Radar and video: a particularly interesting sensor fusion match
The ability of tomorrow’s cars to detect road users and obstacles rapidly and accurately will be instrumental in reducing the number of traffic fatalities. Yet, no single sensor or perceptive system covers all needs, scenarios, and traffic/weather conditions.
Cameras, for instance, do not work well at night or in dazzling sunlight; and radar can get confused by reflective metal objects. But when combined, their respective strengths and weaknesses perfectly complement one another. Enter radar-video sensor fusion.
Sensor fusion enables the creation of an improved perceptive (3D) model of a vehicle’s surroundings, using a variety of sensory inputs. Based on that information and leveraging deep learning approaches, detected objects are classified into categories (e.g., cars, pedestrians, cyclists, buildings, sidewalks, etc.). In turn, those insights are at the basis of ADAS’ intelligent driving and anti-collision decisions.
Cooperative radar-video sensor fusion: the new kid on the block
Today’s most popular type of sensor fusion is called late fusion. It only fuses sensor data after each sensor has performed object detection and has taken its own ‘decisions’ based on its own, limited collection of data. Late fusion comes with the main drawback that every sensor throws away all the data it deems irrelevant. As such, a lot of sensor fusion potential is lost. In practice, it might even cause a car to run into an object that has remained under a single sensor’s detection threshold.
In contrast, early fusion (or low-level data fusion) combines all low-level data from every sensor in one intelligent system that sees everything. Consequently, however, it requires high amounts of computing power and massive bandwidths – including high-bandwidth links from every sensor to the system’s central processing engine.
In response to these shortcomings, researchers from IPI (an imec research group at Ghent University, Belgium) have developed the concept of cooperative radar-video sensor fusion. It features a feedback loop, with different sensors exchanging low-level or middle-level information to influence each other’s detection processing. If a car’s radar system suddenly experiences strong reflection, for instance, the threshold of the on-board cameras will automatically be adjusted to compensate for this. As such, a pedestrian that would otherwise be hard to detect will effectively be spotted – without the system becoming overly sensitive and being subject to false positives.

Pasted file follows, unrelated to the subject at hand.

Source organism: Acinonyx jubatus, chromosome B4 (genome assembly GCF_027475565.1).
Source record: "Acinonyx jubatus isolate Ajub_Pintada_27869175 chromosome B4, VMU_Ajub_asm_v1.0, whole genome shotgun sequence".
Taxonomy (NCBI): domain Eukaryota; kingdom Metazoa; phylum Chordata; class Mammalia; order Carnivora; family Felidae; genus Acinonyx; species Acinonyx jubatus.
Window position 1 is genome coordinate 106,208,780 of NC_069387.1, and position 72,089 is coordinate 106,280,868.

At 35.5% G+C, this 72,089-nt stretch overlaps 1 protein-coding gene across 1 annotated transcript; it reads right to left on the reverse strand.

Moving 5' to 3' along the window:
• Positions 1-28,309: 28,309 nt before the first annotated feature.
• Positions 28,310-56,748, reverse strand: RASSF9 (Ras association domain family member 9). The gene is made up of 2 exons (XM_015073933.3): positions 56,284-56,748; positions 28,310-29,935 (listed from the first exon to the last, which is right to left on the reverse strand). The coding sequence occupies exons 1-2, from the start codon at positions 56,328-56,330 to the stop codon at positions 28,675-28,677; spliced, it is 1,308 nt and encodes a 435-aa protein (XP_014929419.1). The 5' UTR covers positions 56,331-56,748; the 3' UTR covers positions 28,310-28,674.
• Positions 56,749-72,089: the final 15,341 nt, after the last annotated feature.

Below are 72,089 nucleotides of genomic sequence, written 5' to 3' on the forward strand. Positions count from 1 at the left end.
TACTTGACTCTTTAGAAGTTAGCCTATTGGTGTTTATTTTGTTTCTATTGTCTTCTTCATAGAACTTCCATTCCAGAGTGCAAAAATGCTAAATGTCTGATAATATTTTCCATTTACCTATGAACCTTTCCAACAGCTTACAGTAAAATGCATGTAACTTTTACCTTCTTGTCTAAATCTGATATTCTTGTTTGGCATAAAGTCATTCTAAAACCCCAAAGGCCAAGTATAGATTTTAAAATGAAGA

A 15% accuracy improvement over late fusion in challenging traffic & weather conditions
Last year, the IPI researchers showed that their cooperative sensor fusion approach outperforms the late fusion method commonly used today. On top of that, it is easier to implement than early fusion since it does not come with the same bandwidth issues and practical implementation limitations.
Evaluated on a dataset of complex traffic scenarios in a European city center, the researchers tracked pedestrians and cyclists 20% more accurately than a camera-only system. What is more, their first moment of detection proved to outperform competitive approaches by a quarter of a second.
“And over the past months, we have continued to finetune our system – improving its pedestrian detection accuracy even further, particularly in challenging traffic and weather conditions,” claims David Van Hamme.
“When applied to easy scenarios – i.e., in the daytime, without occlusions, and for not too complex scenes – our approach now comes with a 41% accuracy improvement over camera-only systems and a 3% accuracy improvement over late fusion,” he says.
“But perhaps even more important is the progress we have made in the case of bad illumination, pedestrians emanating from occluded areas, crowded scenes, etc. After all, these are the instances when pedestrian detection systems really have to prove their worth. In such difficult circumstances, the gains brought by cooperative radar-video sensor fusion are even more impressive, featuring a 15% improvement over late fusion,” Van Hamme adds.
Significant latency improvements
David Van Hamme: “And that is not all. When it comes to minimizing latency, or tracking delay, we have been making great progress as well. For example, in difficult weather and traffic conditions, we now achieve a latency of 411ms. That is more than a 40% improvement over the latency that comes with camera-only systems (725ms), and the one that comes with late fusion (696ms).”
In pursuit of further breakthroughs
“We are absolute pioneers when it comes to detecting vulnerable road users using combined radar and video systems. The gains we have presented show that our approach holds great potential. We believe it may very well become a serious competitor to today’s pedestrian detection technology which typically makes use of more complex, more cumbersome, and more expensive lidar solutions,” says David Van Hamme.
“And we are looking forward to pursuing even more breakthroughs in this domain,” he adds. “Expanding our cooperative radar-video sensor fusion approach to other cases, such as vehicle detection, is one of them. Building clever systems that can deal with sudden defects or malfunctions is another topic we would like to tackle. And finally, when it comes to advancing the underlying neural networks, we want to explore some breakthroughs as well.”